Thursday, January 14, 2010

The walls have ears

Caring for a loved one is easy for many. We recall the father who baked bread, or cradled grandchildren lovingly in his arms. For others, seeing a father disabled, frail, confused weak and unable to feed himself demands that we ask others to help us with this task. I honour those who provided care to my father. Most were phenomenal. Others could use some improvement, or a couple of suggestions to help them be even better.


Case Study #7
I recall walking down the hallway in a LTC facility. The staff had been nothing but kind to my father, and towards all of us who cared for him. My dear father, who had been in choirs for many, many years, used to sing. Loudly. All the time. It was only nearer the end that I realized that music and the old hymns he dearly loved were not only comforting to him, but by singing her released endorphins that eased his pain.

His singing was a sign of his pain. And not only did he have pain. He was cold. I spent much time trying to convince staff to dress him with both a t-shirt AND a sweatshirt, of which he had plenty. They kept forgetting. I would put Post-it notes on his wardrobe, asking if they would kindly do so.  All LTC homes have to have a Family Council by legislation, just like schools. When I was the Family Council Chair, I recall several discussion that revolved around treating residents as individuals, and learning what each person needed. Communication, a simple issue, I thought, is compounded by the time it takes to read all the files, the transition of shifts, and keeping up on the latest concerns of residents. It is time-consuming.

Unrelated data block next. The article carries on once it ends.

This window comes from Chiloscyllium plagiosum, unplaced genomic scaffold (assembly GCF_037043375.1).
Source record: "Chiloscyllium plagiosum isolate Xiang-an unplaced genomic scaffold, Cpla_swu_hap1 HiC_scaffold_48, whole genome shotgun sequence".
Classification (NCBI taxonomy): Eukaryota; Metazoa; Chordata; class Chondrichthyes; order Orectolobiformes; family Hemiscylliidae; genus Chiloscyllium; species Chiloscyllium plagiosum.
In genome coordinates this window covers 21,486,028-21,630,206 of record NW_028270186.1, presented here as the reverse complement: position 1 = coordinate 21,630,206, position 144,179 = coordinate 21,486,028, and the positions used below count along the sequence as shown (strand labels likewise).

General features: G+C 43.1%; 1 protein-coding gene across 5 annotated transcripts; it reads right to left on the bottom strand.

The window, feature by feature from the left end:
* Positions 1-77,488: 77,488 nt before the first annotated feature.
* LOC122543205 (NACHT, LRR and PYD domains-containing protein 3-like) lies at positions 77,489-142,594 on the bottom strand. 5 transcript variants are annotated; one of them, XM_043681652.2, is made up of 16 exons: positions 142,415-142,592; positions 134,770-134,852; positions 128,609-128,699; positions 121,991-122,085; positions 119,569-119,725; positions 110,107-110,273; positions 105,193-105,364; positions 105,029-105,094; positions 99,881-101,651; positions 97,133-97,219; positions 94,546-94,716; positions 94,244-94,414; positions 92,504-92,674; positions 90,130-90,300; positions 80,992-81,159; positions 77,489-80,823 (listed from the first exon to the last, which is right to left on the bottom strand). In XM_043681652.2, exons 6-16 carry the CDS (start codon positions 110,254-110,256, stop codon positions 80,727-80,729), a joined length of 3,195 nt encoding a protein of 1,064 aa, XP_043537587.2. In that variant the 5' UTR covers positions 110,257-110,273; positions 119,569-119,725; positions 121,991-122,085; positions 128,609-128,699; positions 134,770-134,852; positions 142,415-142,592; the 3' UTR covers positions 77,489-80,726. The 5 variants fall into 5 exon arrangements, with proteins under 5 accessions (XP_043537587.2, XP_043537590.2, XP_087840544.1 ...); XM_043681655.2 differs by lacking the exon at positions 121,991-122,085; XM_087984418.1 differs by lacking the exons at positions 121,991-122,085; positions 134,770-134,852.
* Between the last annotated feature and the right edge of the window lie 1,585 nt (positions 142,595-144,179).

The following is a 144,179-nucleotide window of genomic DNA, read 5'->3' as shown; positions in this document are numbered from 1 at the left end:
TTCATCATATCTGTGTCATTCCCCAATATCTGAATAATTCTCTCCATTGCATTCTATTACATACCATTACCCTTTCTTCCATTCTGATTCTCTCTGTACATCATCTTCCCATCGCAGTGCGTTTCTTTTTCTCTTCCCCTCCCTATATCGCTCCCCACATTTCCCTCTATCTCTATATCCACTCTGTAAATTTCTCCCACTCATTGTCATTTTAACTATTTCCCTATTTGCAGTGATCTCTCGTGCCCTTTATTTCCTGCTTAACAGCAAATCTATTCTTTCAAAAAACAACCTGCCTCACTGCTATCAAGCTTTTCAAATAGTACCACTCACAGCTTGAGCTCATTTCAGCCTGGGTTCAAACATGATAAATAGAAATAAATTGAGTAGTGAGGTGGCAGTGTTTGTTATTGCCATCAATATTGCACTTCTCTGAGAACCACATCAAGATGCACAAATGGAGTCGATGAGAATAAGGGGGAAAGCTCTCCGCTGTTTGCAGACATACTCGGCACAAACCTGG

Yes, sound carries well down the hall.

I recall walking down the hall and could hear a PSW speaking to another. She was complaining about her work in LTC. It wasn't that she didn't like the residents, she told another, it was the work load and the constant demands. The lack of continuity, since she'd be transferred from one wing to another. Just when she got to know her case load, she would be transferred.

All I remember from what I overheard, was the misery in her voice. Now, residents pick up this emotion. You only have to read Jill Bolte Taylor's book, My Stroke of Insight, to understand.

Jill Bolte Taylor, in her book My Stroke of Insight, demonstrated the respect, or lack thereof, that some staff members or visitors display to those who are perceived to be ill. Dr. Bolte Taylor suffered a life-threatening blood clot in her brain and wrote of her experiences. Since she had moments of clarity, with little brain function on the left side of her brain, she was able to understand emotions and feelings without having the language to articulate them at the time.

As I wrote in *my* book:

She reminds caregivers and staff members that the best way to help those who are ill is to let them sleep. Beyond that, a caregiver’s respectful attitude is perceived on a deeper psychosocial level even by those with brain injuries and apparent dementia. She found that those who came in to visit her, if they possessed a positive attitude, and brought energy and a strong spirit into her room, gave her added energy. So many burned-out workers in LTC are hard-pressed to keep their energy up. So many of our RNs and RPNs are stressed-out beyond their abilities to cope. This has a profound effect on those in care.

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